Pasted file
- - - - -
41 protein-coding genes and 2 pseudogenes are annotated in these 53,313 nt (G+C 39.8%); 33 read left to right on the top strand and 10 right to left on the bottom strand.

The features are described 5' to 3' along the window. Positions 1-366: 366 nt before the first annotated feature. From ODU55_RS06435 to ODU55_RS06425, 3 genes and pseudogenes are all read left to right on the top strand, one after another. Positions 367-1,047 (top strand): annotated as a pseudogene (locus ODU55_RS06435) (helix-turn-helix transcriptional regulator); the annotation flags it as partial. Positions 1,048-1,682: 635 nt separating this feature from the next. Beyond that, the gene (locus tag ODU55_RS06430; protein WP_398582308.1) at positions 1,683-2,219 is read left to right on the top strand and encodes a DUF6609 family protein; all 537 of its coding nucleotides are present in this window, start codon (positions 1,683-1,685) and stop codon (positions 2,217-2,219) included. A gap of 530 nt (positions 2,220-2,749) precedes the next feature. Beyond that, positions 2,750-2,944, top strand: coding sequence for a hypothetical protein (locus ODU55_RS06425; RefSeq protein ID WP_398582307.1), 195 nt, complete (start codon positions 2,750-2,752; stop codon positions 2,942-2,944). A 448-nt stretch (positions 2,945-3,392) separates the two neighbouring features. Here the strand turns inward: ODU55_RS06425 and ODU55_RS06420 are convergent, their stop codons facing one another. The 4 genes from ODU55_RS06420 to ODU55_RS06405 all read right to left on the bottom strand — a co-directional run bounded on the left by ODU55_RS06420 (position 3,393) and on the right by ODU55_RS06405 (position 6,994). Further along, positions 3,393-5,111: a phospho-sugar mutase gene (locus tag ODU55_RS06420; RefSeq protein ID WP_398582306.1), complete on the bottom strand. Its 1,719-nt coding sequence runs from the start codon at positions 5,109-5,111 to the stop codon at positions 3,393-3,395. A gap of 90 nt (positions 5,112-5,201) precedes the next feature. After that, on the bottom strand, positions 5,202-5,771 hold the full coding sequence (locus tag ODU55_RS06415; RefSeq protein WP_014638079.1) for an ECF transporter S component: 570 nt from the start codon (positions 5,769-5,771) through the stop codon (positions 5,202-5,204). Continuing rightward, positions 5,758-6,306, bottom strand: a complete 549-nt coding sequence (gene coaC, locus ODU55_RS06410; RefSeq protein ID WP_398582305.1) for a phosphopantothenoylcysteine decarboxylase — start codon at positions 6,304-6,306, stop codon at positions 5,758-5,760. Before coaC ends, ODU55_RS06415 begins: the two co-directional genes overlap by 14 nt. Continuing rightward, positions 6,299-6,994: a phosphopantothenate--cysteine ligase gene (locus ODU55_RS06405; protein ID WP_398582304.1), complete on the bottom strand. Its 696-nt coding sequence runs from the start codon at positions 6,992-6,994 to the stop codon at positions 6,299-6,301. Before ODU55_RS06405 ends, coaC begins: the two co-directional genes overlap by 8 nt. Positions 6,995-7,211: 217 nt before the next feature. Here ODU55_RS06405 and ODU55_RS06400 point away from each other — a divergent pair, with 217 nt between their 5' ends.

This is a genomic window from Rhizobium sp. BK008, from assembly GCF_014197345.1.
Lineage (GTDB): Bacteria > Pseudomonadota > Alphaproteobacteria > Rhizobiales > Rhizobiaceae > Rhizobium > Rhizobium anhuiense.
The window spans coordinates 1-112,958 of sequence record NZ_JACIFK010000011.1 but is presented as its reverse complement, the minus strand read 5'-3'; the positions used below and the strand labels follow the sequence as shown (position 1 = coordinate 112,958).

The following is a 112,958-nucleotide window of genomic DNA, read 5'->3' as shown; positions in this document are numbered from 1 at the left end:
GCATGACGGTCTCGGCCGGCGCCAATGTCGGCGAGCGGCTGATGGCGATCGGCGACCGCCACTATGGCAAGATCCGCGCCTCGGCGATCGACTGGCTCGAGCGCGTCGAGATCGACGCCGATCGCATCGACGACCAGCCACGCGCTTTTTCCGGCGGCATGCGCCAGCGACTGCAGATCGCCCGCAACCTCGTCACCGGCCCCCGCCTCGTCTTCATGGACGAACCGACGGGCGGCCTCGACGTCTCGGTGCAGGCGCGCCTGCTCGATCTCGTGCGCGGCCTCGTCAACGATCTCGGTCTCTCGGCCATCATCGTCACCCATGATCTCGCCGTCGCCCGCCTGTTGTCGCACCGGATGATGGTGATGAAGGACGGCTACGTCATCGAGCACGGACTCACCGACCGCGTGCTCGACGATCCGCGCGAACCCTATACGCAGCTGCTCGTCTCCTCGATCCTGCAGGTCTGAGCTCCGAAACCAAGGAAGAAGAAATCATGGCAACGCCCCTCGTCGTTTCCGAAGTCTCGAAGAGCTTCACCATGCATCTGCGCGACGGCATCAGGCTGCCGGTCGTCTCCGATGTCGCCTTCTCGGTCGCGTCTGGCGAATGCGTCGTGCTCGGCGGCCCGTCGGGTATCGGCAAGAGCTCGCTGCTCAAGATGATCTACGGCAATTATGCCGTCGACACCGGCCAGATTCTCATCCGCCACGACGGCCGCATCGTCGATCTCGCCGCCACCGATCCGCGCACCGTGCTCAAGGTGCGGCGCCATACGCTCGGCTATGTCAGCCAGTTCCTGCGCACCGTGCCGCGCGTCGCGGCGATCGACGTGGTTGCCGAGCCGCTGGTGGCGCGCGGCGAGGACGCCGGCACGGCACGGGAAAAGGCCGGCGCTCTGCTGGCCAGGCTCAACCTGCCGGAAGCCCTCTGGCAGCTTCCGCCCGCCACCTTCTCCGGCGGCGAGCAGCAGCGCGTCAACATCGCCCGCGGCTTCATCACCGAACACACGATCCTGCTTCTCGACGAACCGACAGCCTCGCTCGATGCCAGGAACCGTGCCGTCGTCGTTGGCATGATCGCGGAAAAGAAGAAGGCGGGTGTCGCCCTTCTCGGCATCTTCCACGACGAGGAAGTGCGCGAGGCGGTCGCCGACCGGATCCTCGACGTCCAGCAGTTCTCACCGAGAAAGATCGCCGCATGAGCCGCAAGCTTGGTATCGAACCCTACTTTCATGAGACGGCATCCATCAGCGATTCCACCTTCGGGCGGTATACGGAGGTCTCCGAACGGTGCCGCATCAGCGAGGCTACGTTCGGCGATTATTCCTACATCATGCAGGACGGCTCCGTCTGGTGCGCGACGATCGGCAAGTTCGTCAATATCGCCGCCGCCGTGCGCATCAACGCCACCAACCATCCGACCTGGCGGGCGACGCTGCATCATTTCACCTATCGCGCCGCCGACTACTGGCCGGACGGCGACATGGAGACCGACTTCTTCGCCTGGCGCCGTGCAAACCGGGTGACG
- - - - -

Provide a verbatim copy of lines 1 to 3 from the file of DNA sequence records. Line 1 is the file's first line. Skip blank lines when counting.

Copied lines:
41 protein-coding genes and 2 pseudogenes are annotated in these 53,313 nt (G+C 39.8%); 33 read left to right on the top strand and 10 right to left on the bottom strand.

The features are described 5' to 3' along the window. Positions 1-366: 366 nt before the first annotated feature. From ODU55_RS06435 to ODU55_RS06425, 3 genes and pseudogenes are all read left to right on the top strand, one after another. Positions 367-1,047 (top strand): annotated as a pseudogene (locus ODU55_RS06435) (helix-turn-helix transcriptional regulator); the annotation flags it as partial. Positions 1,048-1,682: 635 nt separating this feature from the next. Beyond that, the gene (locus tag ODU55_RS06430; protein WP_398582308.1) at positions 1,683-2,219 is read left to right on the top strand and encodes a DUF6609 family protein; all 537 of its coding nucleotides are present in this window, start codon (positions 1,683-1,685) and stop codon (positions 2,217-2,219) included. A gap of 530 nt (positions 2,220-2,749) precedes the next feature. Beyond that, positions 2,750-2,944, top strand: coding sequence for a hypothetical protein (locus ODU55_RS06425; RefSeq protein ID WP_398582307.1), 195 nt, complete (start codon positions 2,750-2,752; stop codon positions 2,942-2,944). A 448-nt stretch (positions 2,945-3,392) separates the two neighbouring features. Here the strand turns inward: ODU55_RS06425 and ODU55_RS06420 are convergent, their stop codons facing one another. The 4 genes from ODU55_RS06420 to ODU55_RS06405 all read right to left on the bottom strand — a co-directional run bounded on the left by ODU55_RS06420 (position 3,393) and on the right by ODU55_RS06405 (position 6,994). Further along, positions 3,393-5,111: a phospho-sugar mutase gene (locus tag ODU55_RS06420; RefSeq protein ID WP_398582306.1), complete on the bottom strand. Its 1,719-nt coding sequence runs from the start codon at positions 5,109-5,111 to the stop codon at positions 3,393-3,395. A gap of 90 nt (positions 5,112-5,201) precedes the next feature. After that, on the bottom strand, positions 5,202-5,771 hold the full coding sequence (locus tag ODU55_RS06415; RefSeq protein WP_014638079.1) for an ECF transporter S component: 570 nt from the start codon (positions 5,769-5,771) through the stop codon (positions 5,202-5,204). Continuing rightward, positions 5,758-6,306, bottom strand: a complete 549-nt coding sequence (gene coaC, locus ODU55_RS06410; RefSeq protein ID WP_398582305.1) for a phosphopantothenoylcysteine decarboxylase — start codon at positions 6,304-6,306, stop codon at positions 5,758-5,760. Before coaC ends, ODU55_RS06415 begins: the two co-directional genes overlap by 14 nt. Continuing rightward, positions 6,299-6,994: a phosphopantothenate--cysteine ligase gene (locus ODU55_RS06405; protein ID WP_398582304.1), complete on the bottom strand. Its 696-nt coding sequence runs from the start codon at positions 6,992-6,994 to the stop codon at positions 6,299-6,301. Before ODU55_RS06405 ends, coaC begins: the two co-directional genes overlap by 8 nt. Positions 6,995-7,211: 217 nt before the next feature. Here ODU55_RS06405 and ODU55_RS06400 point away from each other — a divergent pair, with 217 nt between their 5' ends.

This is a genomic window from Rhizobium sp. BK008, from assembly GCF_014197345.1.